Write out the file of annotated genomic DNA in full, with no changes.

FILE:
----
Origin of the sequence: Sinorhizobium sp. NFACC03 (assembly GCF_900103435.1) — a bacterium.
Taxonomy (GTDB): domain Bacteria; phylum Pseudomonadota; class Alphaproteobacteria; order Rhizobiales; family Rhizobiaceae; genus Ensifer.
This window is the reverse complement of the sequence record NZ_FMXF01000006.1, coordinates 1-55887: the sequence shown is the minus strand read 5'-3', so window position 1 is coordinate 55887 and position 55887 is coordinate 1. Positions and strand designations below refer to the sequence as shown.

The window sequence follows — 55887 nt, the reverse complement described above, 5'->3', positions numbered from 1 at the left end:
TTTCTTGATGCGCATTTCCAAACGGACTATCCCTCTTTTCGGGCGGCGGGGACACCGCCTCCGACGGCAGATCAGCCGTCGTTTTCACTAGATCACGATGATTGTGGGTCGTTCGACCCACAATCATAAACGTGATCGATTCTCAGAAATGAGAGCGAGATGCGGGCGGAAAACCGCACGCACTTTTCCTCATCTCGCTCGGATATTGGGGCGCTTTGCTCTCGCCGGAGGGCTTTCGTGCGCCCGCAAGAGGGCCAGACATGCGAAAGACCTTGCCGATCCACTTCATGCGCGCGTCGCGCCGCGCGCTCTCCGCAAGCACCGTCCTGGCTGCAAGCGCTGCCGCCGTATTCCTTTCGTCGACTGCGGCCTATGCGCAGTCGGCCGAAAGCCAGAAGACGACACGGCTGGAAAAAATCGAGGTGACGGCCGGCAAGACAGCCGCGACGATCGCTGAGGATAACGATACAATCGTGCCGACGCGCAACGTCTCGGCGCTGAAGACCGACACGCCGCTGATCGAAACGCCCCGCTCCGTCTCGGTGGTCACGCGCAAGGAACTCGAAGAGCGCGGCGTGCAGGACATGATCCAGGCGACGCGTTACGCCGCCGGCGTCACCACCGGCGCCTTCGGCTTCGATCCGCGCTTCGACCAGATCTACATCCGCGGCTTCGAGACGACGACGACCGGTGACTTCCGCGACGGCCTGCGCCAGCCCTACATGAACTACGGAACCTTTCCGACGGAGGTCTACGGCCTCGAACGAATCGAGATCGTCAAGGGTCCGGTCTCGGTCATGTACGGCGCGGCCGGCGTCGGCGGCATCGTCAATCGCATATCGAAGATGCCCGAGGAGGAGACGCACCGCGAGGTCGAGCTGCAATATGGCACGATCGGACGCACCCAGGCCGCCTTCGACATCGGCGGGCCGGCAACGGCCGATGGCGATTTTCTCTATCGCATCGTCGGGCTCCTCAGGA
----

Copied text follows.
Origin of the sequence: Sinorhizobium sp. NFACC03 (assembly GCF_900103435.1) — a bacterium.
Taxonomy (GTDB): domain Bacteria; phylum Pseudomonadota; class Alphaproteobacteria; order Rhizobiales; family Rhizobiaceae; genus Ensifer.
This window is the reverse complement of the sequence record NZ_FMXF01000006.1, coordinates 1-55887: the sequence shown is the minus strand read 5'-3', so window position 1 is coordinate 55887 and position 55887 is coordinate 1. Positions and strand designations below refer to the sequence as shown.

The window sequence follows — 55887 nt, the reverse complement described above, 5'->3', positions numbered from 1 at the left end:
TTTCTTGATGCGCATTTCCAAACGGACTATCCCTCTTTTCGGGCGGCGGGGACACCGCCTCCGACGGCAGATCAGCCGTCGTTTTCACTAGATCACGATGATTGTGGGTCGTTCGACCCACAATCATAAACGTGATCGATTCTCAGAAATGAGAGCGAGATGCGGGCGGAAAACCGCACGCACTTTTCCTCATCTCGCTCGGATATTGGGGCGCTTTGCTCTCGCCGGAGGGCTTTCGTGCGCCCGCAAGAGGGCCAGACATGCGAAAGACCTTGCCGATCCACTTCATGCGCGCGTCGCGCCGCGCGCTCTCCGCAAGCACCGTCCTGGCTGCAAGCGCTGCCGCCGTATTCCTTTCGTCGACTGCGGCCTATGCGCAGTCGGCCGAAAGCCAGAAGACGACACGGCTGGAAAAAATCGAGGTGACGGCCGGCAAGACAGCCGCGACGATCGCTGAGGATAACGATACAATCGTGCCGACGCGCAACGTCTCGGCGCTGAAGACCGACACGCCGCTGATCGAAACGCCCCGCTCCGTCTCGGTGGTCACGCGCAAGGAACTCGAAGAGCGCGGCGTGCAGGACATGATCCAGGCGACGCGTTACGCCGCCGGCGTCACCACCGGCGCCTTCGGCTTCGATCCGCGCTTCGACCAGATCTACATCCGCGGCTTCGAGACGACGACGACCGGTGACTTCCGCGACGGCCTGCGCCAGCCCTACATGAACTACGGAACCTTTCCGACGGAGGTCTACGGCCTCGAACGAATCGAGATCGTCAAGGGTCCGGTCTCGGTCATGTACGGCGCGGCCGGCGTCGGCGGCATCGTCAATCGCATATCGAAGATGCCCGAGGAGGAGACGCACCGCGAGGTCGAGCTGCAATATGGCACGATCGGACGCACCCAGGCCGCCTTCGACATCGGCGGGCCGGCAACGGCCGATGGCGATTTTCTCTATCGCATCGTCGGGCTCCTCAGGA